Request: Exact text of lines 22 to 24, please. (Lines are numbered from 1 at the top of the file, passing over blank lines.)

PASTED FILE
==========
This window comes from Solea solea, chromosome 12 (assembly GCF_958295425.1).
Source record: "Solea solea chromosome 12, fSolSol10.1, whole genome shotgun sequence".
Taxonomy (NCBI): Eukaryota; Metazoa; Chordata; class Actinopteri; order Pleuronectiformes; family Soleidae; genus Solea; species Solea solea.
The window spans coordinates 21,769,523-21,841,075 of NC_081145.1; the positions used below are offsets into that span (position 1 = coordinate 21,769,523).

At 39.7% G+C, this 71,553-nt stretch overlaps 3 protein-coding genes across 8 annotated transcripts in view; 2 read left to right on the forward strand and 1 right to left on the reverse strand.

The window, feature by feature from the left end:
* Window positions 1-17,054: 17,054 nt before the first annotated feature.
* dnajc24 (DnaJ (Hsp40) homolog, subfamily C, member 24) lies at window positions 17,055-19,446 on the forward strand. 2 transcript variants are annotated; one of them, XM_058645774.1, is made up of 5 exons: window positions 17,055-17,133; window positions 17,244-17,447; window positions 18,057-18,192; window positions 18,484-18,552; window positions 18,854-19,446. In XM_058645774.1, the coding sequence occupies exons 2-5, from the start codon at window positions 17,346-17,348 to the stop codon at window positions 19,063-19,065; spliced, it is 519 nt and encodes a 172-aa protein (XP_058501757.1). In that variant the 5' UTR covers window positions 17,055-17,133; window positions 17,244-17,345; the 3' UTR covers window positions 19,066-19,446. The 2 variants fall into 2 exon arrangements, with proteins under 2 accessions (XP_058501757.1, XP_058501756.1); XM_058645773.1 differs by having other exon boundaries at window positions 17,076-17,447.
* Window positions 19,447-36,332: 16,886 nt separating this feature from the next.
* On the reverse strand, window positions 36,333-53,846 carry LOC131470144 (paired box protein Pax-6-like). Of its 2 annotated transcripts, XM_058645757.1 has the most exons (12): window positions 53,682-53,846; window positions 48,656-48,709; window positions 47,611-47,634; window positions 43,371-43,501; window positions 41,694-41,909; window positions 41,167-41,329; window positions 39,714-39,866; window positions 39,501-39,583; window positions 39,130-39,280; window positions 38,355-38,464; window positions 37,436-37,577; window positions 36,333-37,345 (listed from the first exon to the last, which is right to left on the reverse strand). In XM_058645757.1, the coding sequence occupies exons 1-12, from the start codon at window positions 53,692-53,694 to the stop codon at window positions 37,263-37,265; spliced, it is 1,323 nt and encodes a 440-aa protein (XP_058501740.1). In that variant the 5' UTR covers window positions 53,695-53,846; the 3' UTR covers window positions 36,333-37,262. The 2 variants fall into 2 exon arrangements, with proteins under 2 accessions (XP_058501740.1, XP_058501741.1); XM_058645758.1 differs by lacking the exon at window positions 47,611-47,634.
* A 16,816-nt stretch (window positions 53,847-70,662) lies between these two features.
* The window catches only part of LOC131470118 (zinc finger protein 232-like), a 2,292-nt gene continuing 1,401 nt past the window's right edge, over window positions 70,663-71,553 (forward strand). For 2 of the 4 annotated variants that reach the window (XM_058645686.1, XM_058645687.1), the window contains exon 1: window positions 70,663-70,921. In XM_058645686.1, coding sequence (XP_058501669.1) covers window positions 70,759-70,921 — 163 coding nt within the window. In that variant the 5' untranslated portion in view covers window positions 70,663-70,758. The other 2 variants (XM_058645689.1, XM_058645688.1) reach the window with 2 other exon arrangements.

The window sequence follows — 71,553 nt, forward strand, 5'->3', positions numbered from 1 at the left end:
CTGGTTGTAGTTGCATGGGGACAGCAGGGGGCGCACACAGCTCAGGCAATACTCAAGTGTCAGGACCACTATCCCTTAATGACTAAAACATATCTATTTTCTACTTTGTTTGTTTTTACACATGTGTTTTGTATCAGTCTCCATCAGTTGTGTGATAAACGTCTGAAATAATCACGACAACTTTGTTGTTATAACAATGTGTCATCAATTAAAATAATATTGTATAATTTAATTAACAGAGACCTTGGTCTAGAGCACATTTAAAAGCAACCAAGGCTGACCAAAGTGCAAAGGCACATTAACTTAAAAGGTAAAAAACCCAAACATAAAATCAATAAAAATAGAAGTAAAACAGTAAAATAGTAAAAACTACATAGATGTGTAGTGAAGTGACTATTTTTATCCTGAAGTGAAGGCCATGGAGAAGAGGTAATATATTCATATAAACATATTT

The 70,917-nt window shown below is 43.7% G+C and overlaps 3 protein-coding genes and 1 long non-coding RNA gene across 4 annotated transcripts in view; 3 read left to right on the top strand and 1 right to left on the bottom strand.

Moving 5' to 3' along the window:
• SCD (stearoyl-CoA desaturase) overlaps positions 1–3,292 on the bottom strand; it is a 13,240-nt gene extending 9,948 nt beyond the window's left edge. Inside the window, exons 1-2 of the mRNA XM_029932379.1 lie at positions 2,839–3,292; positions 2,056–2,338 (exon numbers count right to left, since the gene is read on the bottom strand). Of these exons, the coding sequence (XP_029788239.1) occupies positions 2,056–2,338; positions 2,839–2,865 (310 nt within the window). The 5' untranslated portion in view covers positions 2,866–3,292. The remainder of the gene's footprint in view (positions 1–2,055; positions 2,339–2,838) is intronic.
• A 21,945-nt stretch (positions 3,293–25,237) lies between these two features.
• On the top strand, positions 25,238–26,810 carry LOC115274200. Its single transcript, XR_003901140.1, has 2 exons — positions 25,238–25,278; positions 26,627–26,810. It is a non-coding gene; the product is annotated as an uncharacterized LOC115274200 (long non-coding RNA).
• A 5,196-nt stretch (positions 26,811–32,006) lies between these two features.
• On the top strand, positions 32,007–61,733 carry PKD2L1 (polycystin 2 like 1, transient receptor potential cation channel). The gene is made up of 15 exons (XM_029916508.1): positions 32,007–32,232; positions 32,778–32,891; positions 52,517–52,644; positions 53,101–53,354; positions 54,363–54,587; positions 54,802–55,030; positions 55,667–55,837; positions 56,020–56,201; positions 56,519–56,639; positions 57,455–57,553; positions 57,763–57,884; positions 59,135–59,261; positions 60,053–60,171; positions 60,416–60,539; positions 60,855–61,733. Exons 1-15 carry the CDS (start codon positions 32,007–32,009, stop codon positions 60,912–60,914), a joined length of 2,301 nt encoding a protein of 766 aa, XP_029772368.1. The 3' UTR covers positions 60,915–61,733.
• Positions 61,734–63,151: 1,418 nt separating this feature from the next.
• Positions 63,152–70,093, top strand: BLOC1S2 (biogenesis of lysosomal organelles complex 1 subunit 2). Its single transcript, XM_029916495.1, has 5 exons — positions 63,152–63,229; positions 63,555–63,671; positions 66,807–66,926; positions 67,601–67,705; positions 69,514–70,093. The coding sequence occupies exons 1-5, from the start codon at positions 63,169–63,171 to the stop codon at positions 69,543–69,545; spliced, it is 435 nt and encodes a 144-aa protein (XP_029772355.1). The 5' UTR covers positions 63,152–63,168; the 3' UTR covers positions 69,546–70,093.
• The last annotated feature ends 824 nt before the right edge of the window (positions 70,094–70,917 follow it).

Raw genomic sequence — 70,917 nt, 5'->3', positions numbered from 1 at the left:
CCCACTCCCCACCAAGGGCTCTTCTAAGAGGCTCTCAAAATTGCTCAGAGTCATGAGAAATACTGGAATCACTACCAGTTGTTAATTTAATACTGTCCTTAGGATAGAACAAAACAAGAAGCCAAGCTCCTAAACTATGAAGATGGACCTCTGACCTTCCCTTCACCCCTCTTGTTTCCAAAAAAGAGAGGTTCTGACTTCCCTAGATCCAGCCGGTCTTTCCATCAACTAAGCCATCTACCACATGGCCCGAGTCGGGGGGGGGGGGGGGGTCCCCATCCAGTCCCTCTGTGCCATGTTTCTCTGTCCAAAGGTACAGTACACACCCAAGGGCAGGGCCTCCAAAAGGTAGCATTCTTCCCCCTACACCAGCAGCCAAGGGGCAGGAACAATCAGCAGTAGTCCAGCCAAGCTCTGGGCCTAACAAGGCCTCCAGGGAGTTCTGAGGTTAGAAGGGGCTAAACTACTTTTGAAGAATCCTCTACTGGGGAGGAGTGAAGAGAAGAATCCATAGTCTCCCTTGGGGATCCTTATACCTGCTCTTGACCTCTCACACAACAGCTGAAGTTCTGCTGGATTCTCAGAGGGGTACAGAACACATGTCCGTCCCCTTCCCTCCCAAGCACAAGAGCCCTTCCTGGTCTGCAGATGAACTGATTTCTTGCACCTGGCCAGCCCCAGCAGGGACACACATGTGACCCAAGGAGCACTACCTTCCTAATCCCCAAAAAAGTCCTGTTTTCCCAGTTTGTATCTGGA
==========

• Positions 61,734–63,151: 1,418 nt separating this feature from the next.
• Positions 63,152–70,093, top strand: BLOC1S2 (biogenesis of lysosomal organelles complex 1 subunit 2). Its single transcript, XM_029916495.1, has 5 exons — positions 63,152–63,229; positions 63,555–63,671; positions 66,807–66,926; positions 67,601–67,705; positions 69,514–70,093. The coding sequence occupies exons 1-5, from the start codon at positions 63,169–63,171 to the stop codon at positions 69,543–69,545; spliced, it is 435 nt and encodes a 144-aa protein (XP_029772355.1). The 5' UTR covers positions 63,152–63,168; the 3' UTR covers positions 69,546–70,093.
• The last annotated feature ends 824 nt before the right edge of the window (positions 70,094–70,917 follow it).